So I worked another half-day today and we took the Outback back to the dealer. They were able to locate the dark grey manual Outback I mentioned earlier and are having it transferred. I should be able to pick it up tomorrow evening.

I know it's a bit more than I wanted to spend and it has options I just really don't care about, but I will be much happier with this car than the one I took home Monday night. And the dealer gave me the same (now expired) financing/leasing specials they'd been offering on Monday when I made the first purchase. All told, the switch between cars only increased my monthly payments by $11.

Obviously I'm a super happy camper at this point. But wait. There's more. The dealer sent Scoob and I home with a loaner so I wouldn't need to pay for a rental. Not only that, but they specifically pulled up a 2011 dark grey Outback as my loaner. It's a CVT, but other than that, it's the car I'll be driving for a long time to come.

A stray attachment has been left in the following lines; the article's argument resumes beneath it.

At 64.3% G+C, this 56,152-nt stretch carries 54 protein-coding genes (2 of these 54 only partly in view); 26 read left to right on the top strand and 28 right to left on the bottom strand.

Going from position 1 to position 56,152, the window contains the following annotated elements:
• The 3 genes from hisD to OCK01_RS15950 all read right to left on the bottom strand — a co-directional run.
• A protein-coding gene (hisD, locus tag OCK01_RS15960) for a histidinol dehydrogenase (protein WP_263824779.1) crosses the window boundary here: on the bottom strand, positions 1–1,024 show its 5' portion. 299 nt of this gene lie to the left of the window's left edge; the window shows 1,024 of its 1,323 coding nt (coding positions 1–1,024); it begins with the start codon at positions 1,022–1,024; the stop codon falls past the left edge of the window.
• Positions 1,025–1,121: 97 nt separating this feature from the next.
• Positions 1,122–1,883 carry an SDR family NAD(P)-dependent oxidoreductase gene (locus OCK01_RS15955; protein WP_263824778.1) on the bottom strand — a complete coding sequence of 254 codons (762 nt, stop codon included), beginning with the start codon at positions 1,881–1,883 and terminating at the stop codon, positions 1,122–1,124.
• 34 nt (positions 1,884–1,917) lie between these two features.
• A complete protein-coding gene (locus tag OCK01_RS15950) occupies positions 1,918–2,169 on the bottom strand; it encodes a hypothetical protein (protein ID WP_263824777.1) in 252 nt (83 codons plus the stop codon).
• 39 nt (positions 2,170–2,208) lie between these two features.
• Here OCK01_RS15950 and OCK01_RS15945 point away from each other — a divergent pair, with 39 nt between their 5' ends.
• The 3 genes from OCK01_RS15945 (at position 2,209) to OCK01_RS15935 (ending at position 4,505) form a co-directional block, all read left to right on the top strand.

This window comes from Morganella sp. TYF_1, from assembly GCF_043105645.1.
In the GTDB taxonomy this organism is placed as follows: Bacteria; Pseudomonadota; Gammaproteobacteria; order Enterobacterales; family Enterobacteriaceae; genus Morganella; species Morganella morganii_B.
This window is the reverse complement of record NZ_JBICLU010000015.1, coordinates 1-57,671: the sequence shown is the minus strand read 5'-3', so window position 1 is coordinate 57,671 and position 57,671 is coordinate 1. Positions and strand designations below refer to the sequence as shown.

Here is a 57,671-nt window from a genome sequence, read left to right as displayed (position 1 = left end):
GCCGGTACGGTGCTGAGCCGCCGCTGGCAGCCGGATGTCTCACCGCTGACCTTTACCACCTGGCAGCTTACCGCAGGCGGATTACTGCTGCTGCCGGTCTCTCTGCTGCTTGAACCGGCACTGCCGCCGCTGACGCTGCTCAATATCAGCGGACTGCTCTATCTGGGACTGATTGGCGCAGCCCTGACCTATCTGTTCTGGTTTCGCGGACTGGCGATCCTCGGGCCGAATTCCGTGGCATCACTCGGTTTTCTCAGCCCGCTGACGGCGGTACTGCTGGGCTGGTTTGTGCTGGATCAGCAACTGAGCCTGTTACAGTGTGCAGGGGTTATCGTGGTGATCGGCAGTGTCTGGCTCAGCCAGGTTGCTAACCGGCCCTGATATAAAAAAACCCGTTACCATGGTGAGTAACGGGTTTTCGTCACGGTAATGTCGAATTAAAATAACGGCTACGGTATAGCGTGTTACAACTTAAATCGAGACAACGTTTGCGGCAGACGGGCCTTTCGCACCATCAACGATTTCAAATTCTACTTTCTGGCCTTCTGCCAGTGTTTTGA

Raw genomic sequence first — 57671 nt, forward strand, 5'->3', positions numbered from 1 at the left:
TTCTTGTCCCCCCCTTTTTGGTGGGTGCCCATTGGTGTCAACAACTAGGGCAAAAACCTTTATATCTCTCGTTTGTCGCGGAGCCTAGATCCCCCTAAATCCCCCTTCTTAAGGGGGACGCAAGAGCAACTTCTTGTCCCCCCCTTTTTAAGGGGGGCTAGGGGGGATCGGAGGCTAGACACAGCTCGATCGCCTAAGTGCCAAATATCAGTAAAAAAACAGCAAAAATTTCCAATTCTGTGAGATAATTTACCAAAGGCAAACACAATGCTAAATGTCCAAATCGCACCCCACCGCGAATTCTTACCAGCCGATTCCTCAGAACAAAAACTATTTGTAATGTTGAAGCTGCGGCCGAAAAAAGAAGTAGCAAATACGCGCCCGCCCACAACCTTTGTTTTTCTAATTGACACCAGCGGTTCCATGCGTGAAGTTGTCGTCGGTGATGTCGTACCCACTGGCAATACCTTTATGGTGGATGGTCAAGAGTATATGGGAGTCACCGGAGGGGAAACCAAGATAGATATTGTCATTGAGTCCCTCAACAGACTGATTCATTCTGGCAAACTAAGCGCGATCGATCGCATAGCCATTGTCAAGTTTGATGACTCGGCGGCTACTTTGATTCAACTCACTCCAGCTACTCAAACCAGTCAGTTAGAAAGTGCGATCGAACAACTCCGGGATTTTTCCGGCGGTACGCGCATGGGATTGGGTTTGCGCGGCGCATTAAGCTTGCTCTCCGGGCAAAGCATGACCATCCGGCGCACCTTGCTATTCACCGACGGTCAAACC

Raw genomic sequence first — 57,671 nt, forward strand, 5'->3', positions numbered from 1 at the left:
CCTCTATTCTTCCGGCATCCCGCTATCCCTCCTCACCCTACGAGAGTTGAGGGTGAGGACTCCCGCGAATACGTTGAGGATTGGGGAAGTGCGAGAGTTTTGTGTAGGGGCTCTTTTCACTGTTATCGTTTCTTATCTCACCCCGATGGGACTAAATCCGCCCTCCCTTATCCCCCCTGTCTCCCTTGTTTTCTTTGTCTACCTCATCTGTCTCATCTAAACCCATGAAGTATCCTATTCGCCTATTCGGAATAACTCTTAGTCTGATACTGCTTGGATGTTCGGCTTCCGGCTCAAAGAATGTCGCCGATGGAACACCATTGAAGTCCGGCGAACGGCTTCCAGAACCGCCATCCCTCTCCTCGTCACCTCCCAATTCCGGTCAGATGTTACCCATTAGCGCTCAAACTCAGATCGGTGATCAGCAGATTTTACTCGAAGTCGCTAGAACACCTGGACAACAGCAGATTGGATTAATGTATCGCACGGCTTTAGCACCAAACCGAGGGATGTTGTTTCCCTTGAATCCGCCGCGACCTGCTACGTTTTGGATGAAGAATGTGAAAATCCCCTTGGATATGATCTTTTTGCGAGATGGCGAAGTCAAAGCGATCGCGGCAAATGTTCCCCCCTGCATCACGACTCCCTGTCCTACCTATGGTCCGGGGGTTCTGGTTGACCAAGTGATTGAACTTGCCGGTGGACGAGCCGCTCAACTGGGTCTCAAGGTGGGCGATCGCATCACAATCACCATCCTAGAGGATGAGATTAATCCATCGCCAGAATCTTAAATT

You would think that the dealer has gone above and beyond at this point. But they're not done yet. The finance guy let me charge my down payment to my credit card. They'll have to pay a fee for such a large charge, but since my credit is good (I knew it was good, but even I was shocked when he told me my number) and I'll get 2 points per dollar, they agreed to do it. And that's going to go a long way toward helping me accumulate points to get reimbursed for OAK<–>RDU airfares.

So Page (salesman), Rusty (sales manager), and Gus (finance guy), thank you, thank you, thank you. No really. THANK YOU! I already sing praises for Subaru cars and service, so you didn't have to win me over. And I was contractually obligated to keep and pay for the car I came home with. You guys are outstanding.

If you're ever shopping for a new car in the Bay Area, be sure to visit Page and the sales team at Capitol Subaru in San Jose. He will take good care of you, and you'll feel like you've made a friend by the time you leave. That either makes Page one really good actor/salesman, or one genuinely nice guy. I'm going with the latter.

This picture makes me think of wedding photos from the early 1900s. You know the ones where neither the bride nor groom can seem to muster a smile. It's a partnership that you can tell from the get-go is just going to be awkward.